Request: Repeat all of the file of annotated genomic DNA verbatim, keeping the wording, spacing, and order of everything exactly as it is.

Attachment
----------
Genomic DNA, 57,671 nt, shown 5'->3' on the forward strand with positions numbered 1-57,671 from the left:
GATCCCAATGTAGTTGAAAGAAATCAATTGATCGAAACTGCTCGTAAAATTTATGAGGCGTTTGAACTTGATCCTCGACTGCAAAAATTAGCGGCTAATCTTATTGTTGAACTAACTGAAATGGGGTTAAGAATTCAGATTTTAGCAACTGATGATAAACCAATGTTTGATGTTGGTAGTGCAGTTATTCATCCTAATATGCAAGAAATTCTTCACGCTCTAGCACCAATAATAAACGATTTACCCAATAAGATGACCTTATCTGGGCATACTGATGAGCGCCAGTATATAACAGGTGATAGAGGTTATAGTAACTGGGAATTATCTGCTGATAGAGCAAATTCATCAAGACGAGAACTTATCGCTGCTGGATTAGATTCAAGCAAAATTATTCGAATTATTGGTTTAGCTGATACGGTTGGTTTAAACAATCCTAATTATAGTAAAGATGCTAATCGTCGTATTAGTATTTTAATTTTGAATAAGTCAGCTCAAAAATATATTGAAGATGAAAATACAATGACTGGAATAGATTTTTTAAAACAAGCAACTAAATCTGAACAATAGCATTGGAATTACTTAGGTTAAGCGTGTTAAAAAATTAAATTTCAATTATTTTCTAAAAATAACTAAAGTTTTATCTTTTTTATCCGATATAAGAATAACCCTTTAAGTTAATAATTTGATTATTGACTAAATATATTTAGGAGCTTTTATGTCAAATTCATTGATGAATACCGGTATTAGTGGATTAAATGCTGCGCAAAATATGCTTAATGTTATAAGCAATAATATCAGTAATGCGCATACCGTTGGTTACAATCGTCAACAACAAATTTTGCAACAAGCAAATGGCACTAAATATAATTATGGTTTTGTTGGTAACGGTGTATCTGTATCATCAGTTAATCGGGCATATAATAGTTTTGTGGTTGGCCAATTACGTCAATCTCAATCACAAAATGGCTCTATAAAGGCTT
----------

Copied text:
Genomic DNA, 57,671 nt, shown 5'->3' on the forward strand with positions numbered 1-57,671 from the left:
GATCCCAATGTAGTTGAAAGAAATCAATTGATCGAAACTGCTCGTAAAATTTATGAGGCGTTTGAACTTGATCCTCGACTGCAAAAATTAGCGGCTAATCTTATTGTTGAACTAACTGAAATGGGGTTAAGAATTCAGATTTTAGCAACTGATGATAAACCAATGTTTGATGTTGGTAGTGCAGTTATTCATCCTAATATGCAAGAAATTCTTCACGCTCTAGCACCAATAATAAACGATTTACCCAATAAGATGACCTTATCTGGGCATACTGATGAGCGCCAGTATATAACAGGTGATAGAGGTTATAGTAACTGGGAATTATCTGCTGATAGAGCAAATTCATCAAGACGAGAACTTATCGCTGCTGGATTAGATTCAAGCAAAATTATTCGAATTATTGGTTTAGCTGATACGGTTGGTTTAAACAATCCTAATTATAGTAAAGATGCTAATCGTCGTATTAGTATTTTAATTTTGAATAAGTCAGCTCAAAAATATATTGAAGATGAAAATACAATGACTGGAATAGATTTTTTAAAACAAGCAACTAAATCTGAACAATAGCATTGGAATTACTTAGGTTAAGCGTGTTAAAAAATTAAATTTCAATTATTTTCTAAAAATAACTAAAGTTTTATCTTTTTTATCCGATATAAGAATAACCCTTTAAGTTAATAATTTGATTATTGACTAAATATATTTAGGAGCTTTTATGTCAAATTCATTGATGAATACCGGTATTAGTGGATTAAATGCTGCGCAAAATATGCTTAATGTTATAAGCAATAATATCAGTAATGCGCATACCGTTGGTTACAATCGTCAACAACAAATTTTGCAACAAGCAAATGGCACTAAATATAATTATGGTTTTGTTGGTAACGGTGTATCTGTATCATCAGTTAATCGGGCATATAATAGTTTTGTGGTTGGCCAATTACGTCAATCTCAATCACAAAATGGCTCTATAAAGGCTT